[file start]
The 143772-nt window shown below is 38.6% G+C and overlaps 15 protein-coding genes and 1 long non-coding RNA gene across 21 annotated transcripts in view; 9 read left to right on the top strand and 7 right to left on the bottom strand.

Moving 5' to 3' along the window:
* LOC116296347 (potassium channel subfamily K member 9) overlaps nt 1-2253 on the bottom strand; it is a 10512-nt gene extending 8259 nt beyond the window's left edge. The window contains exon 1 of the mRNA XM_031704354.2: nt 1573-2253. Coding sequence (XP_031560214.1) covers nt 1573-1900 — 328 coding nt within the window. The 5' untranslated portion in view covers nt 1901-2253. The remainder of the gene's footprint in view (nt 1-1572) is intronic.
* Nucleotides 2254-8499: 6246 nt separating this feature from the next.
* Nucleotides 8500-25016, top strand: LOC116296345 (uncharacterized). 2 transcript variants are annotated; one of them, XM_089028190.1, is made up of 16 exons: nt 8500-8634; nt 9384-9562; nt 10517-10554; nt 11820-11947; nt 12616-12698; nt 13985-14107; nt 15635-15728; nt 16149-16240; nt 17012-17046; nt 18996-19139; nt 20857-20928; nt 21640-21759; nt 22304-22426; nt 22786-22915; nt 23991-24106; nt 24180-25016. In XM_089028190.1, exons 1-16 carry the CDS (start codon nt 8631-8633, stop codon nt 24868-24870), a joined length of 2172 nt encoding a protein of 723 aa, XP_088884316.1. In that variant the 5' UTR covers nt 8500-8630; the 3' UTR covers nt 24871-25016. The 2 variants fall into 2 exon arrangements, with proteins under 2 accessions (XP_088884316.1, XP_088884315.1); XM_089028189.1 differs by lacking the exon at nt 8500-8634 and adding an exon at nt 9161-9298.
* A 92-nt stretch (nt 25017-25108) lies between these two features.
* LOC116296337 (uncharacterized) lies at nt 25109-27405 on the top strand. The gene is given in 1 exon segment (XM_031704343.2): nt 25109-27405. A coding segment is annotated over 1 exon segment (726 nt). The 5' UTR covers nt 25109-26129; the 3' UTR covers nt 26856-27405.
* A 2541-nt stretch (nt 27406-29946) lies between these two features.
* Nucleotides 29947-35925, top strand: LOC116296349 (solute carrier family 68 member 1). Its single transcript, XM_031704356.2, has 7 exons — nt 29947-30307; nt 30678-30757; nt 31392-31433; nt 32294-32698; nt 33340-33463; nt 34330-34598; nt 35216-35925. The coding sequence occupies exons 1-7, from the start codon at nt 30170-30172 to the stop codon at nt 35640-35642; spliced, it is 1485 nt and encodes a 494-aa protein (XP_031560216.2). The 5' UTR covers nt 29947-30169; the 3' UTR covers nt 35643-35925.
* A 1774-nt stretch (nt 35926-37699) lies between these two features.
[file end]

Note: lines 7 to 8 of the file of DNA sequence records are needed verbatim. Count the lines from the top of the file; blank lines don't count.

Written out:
* LOC116296337 (uncharacterized) lies at nt 25109-27405 on the top strand. The gene is given in 1 exon segment (XM_031704343.2): nt 25109-27405. A coding segment is annotated over 1 exon segment (726 nt). The 5' UTR covers nt 25109-26129; the 3' UTR covers nt 26856-27405.
* A 2541-nt stretch (nt 27406-29946) lies between these two features.